What does the presence of a McDonald’s say about an area’s urban development? In the Malaysian context, McDonald’s is seen as a feature of localised progress and urban development. This is exemplified best through statements by politicians – in the recent 15th General Elections, a political candidate promised to set up a McDonald’s in his constituency if he won1Mutalib Uthman [@mutalibuthman] (2022) ‘MUDA ialah counter-culture. Kita bawa politik fun. Kita bawa politik cool. Yang penting kerja masih jalan! #MasjidTanahKitaPunya #MutalibUthman #PRU15 https://t.co/7UFLPiKulC’, Twitter. Available at: https://twitter.com/mutalibuthman/status/1593458076148912129. In another instance, a former politician claimed the establishment of a McDonald’s in his constituency when asked about his contributions to his area2Manzor, Z. (2020) Maszlee bersyukur McDonald’s di Simpang Renggam, Kosmo Digital. Available at: https://www.kosmo.com.my/2020/10/07/maszlee-bersyukur-mcdonalds-di-simpang-renggam/.

An interesting link is formed in the public imagination when a McDonald’s supposedly signals local development. While the presence of a fast food restaurant is not a sure indicator of urban development, it gives us clues about an area’s demographic, urban build and socioeconomic state. McDonald’s Malaysia intends to invest RM1.35 billion to set up multiple branches nationwide over the next few years, signalling its confidence in the consumer market3‘McDonald’s Malaysia to invest RM1.35bil under vision 2026’ (2022) Malaysian Franchise Association, 2 March. Available at: https://www.mfa.org.my/mcdonalds-malaysia-to-invest-rm1-35bil-under-vision-2026/.

To make sense of Malaysia’s urban development through the presence of a McDonald’s, I developed a density map below, both in static and interactive forms. From this map, one can get a sense of how “developed” a locality is through the presence of a McDonald’s and how many.


To set up the map, I used two datasets. The first dataset comprises the geo-locations of McDonald’s restaurants across Malaysia. This is to show the spatial distribution of the McDonald’s franchise across different localities. The locations of the McDonald’s branches were sourced from Google Maps and checked against McDonald’s official website.

The second dataset is the DUN political boundaries defined by the Election Commission of Malaysia (SPR). This dataset was sourced from the Department of Statistics Malaysia’s (DOSM) open-source Github repository. When combined with the McDonald’s locations, this data shows how many McDonald’s branches are set up within a specific DUN.

Why DUNs?

I chose to select DUNs as the geographic comparison for two reasons. The first is that DUNs are primarily under the purview of an elected state legislator (ADUN). These elected representatives work closely with local authorities and councillors responsible for the state of public goods and the community4Yeoh, T. (2012) ‘Malaysians! Know your governments’, Tricia Yeoh, 8 February. Available at: https://www.triciayeoh.com/2012/02/malaysians-know-your-governments/. This means that the state and development of a DUN are closely tied to the involvement of the state legislator.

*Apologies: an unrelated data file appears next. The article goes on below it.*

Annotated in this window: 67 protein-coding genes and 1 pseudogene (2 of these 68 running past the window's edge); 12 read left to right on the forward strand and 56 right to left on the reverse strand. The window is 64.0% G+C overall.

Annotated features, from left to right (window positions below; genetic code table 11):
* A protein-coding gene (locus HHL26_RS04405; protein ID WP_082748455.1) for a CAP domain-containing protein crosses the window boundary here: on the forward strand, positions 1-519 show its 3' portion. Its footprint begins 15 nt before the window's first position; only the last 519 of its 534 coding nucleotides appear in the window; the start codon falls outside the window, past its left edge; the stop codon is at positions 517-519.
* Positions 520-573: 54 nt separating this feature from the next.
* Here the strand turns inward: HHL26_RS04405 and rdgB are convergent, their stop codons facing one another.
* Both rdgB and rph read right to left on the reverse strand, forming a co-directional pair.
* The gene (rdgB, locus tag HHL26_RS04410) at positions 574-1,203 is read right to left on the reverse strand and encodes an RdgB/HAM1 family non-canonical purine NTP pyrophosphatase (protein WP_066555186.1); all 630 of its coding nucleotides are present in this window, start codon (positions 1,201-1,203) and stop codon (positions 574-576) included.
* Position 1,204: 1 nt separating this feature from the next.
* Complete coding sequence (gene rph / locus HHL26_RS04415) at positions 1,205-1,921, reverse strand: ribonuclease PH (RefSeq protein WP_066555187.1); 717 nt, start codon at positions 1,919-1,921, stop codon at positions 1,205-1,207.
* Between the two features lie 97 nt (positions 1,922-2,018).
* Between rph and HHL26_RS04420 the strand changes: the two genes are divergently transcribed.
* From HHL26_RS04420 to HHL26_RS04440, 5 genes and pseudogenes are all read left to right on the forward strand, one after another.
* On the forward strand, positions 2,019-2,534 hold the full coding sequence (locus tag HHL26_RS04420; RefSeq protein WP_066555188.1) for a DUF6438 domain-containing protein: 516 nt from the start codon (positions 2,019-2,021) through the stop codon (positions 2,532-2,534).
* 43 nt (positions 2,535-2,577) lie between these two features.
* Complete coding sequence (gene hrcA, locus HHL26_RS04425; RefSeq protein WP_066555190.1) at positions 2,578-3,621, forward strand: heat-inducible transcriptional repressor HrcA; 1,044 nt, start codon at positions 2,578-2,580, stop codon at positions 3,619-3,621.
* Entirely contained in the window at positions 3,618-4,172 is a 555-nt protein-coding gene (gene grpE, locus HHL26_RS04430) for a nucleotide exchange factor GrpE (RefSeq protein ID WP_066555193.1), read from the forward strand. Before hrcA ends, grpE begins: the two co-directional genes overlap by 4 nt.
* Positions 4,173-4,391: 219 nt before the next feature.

This brings me to my second reason. In this respect, using DUNs allows us to see how state and local authority policies and regulations contribute towards local development. State policies that have clear plans for socioeconomic growth are likely to draw more confidence for investments.

Franchising a McDonald's

Investing in a McDonald’s franchise is expensive; it is one of the more costly franchises to invest in5Toh, J. (2022) ‘Top 30+ Franchise Businesses In Malaysia You Can Join Today’, One Search Pro, 28 September. Available at: https://onesearchpro.my/franchise-business-malaysia/. The initial start-up capital required can cost between RM 5-7 million6‘McDonald’s Malaysia to invest RM1.35bil under vision 2026’ (2022) Malaysian Franchise Association, 2 March. Available at: https://www.mfa.org.my/mcdonalds-malaysia-to-invest-rm1-35bil-under-vision-2026/. This does not include additional costs such as royalties, franchising fees and others which can take up to 30% of the monthly revenue. This means there must be a reasonable return on investment (ROI) to justify the considerable sum of setting up and operating a McDonald’s branch in a locality.

A close-up view of McDonald’s density by state. Highlighted areas are DUNs with higher McDonald’s count.

Where McDonald’s are often located

A closer look at the sites where McDonald’s are set up indicates that McDonald’s branches have one or more of these qualities:

  1. Majority are on the Peninsular West Coast
  2. Set up in major towns and cities
  3. Located in the locality’s commercial-business district (CBD)
  4. Located along high-traffic roads or highways